Jay Bookman

Opinion columnist and blogger at The Atlanta Journal-Constitution, specializing in foreign relations, environmental and technology-related issues

Trump's long-predicted, inevitable meltdown is here

Not so long ago, Republicans couldn't wait until the presidential debates finally arrived and their designated alpha male, Donald Trump, finally faced off against Hillary Clinton in front of the American people.  Surely the sickly, frail, "no stamina" Clinton, unable to defend herself or her record, would melt under Trump's unrelenting 90-minute assault.

In fact, before the first debate back on Sept, 26, Newt Gingrich even went so far as to call Trump the best debater he had ever seen, a veritable "Babe Ruth of debating."

Then it got humiliating.  After that first debate, the sycophantic Gingrich called it an "enormous, historic victory" for Trump, concluding that "the Intellectual Yet Idiot class is so out of touch with America that they don’t even realize how badly they are doing and how well Trump is doing." And Newt was right ... kinda. The Intellectual Yet Idiot class that he epitomizes WAS out of touch with America, because Trump not only lost that debate badly, it marked the beginning of the near-total collapse of his campaign.

Source: Fivethirtyeight.com

Before that "enormous, historic" debate victory, Trump had closed the race to within a couple of percentage points, and at Fivethirtyeight.com, the polls-plus model gave Trump a 45 percent chance of becoming president. The two national polls released yesterday, just three weeks later, put the margin at 12 points and 11 points.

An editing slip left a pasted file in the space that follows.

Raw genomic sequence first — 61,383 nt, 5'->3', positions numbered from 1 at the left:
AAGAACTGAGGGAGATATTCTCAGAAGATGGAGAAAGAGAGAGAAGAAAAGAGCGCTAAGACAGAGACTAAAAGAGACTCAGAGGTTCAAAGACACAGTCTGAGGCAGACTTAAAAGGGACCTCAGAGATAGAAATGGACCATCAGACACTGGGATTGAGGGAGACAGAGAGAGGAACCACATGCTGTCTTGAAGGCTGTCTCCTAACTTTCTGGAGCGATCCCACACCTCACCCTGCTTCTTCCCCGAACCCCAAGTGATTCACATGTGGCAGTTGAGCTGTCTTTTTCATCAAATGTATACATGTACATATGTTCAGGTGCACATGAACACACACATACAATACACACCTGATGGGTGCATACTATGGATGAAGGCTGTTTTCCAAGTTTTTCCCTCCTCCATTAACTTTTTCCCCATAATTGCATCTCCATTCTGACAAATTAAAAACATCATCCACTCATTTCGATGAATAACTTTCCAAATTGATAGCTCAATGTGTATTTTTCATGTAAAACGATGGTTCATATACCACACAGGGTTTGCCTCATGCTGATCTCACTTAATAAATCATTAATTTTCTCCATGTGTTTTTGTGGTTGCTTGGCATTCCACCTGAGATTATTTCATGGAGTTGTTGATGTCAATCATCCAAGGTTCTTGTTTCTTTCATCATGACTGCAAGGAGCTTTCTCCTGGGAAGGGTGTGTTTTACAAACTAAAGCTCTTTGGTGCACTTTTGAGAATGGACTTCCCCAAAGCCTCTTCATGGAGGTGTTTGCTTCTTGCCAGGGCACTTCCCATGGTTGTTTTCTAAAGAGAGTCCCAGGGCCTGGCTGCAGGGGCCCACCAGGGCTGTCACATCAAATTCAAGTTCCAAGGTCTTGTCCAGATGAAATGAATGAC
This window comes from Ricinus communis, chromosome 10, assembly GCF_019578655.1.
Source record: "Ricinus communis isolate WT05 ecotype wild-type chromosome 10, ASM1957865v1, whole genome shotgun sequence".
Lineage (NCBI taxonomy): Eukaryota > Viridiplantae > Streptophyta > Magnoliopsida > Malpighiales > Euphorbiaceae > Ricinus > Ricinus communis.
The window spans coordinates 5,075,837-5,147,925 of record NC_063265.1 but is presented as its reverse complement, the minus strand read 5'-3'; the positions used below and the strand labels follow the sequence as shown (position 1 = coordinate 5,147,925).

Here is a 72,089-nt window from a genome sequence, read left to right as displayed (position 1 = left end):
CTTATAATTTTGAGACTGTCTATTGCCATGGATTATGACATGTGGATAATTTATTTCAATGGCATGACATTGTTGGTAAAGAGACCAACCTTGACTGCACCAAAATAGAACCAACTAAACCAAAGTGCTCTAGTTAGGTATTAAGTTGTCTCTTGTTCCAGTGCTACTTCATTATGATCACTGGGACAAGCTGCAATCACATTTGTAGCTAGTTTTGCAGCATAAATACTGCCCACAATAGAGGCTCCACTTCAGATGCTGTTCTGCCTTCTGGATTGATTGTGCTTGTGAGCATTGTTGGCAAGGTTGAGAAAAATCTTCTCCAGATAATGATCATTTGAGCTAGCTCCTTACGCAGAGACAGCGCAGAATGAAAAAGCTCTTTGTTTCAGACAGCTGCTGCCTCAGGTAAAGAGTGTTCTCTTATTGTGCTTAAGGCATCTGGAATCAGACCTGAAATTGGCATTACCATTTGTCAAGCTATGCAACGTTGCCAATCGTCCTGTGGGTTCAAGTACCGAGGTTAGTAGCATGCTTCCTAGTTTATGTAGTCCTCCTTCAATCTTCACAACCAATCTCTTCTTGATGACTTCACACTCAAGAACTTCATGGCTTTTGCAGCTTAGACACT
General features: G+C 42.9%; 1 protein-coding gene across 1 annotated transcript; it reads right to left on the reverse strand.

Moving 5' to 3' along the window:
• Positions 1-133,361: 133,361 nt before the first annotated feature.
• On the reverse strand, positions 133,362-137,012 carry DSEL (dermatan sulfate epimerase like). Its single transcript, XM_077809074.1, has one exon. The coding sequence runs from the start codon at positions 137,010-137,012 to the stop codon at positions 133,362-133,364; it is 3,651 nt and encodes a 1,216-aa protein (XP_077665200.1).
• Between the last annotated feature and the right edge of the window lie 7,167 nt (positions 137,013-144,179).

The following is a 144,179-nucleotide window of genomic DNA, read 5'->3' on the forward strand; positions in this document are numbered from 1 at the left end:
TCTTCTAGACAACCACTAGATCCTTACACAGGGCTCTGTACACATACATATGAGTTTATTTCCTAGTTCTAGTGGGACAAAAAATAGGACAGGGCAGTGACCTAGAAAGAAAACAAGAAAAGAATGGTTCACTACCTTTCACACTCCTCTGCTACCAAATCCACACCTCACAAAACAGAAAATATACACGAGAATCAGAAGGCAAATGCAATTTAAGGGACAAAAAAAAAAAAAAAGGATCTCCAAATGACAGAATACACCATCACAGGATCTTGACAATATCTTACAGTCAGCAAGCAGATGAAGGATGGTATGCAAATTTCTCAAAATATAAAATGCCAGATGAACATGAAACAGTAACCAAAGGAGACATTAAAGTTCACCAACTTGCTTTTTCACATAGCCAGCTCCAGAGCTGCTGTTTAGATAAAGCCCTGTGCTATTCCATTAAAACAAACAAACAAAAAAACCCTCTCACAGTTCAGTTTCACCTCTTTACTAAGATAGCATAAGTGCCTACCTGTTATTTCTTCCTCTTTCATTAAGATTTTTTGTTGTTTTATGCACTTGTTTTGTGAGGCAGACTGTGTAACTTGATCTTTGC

There's a pattern at work here.  As long as Republicans are able to gin up their outrage machine against Clinton, pushing a cartoon image of the Democratic nominee, they do OK. But when Clinton herself appears before the American people -- at the marathon Benghazi hearing in which she coolly dismantled her Republican opposition, at the Democratic convention, and now in the debates --  that cartoon image becomes much harder to sustain.

As Politico warns, the current numbers put Trump at 38-40 percent of the electorate, "perilously close to a historic rebuke from American voters for a major-party candidate." (Barry Goldwater got 38.5 percent; George McGovern got 37.5 percent.) Arizona is in play. Utah maybe in play. Possibly even Georgia. It's also worth noting that a Trump defeat by any margin would be the sixth time in the last seven presidential cycles in which the GOP lost the popular vote.

And already, the post-defeat civil war within the Republican Party is beginning to take shape. Sean Hannity has gone into perpetual whine mode about Paul Ryan and the GOP establishment stabbing Trump in the back and costing him the election. "Win lose or draw, we need a long conversation about whether he should be speaker of the House," Hannity says.

And at Breitbart, former U.S. Rep. Tom Tancredo is complaining about "overt sabotage" and "treason" by GOP leaders, predicting that "Whether successful or not in denying Trump a victory on November 8, it undoubtedly is the opening shot in a civil war that will erupt full scale on November 9."



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About the Author

Jay Bookman writes about government and politics, with an occasional foray into other aspects of life as time, space and opportunity allow.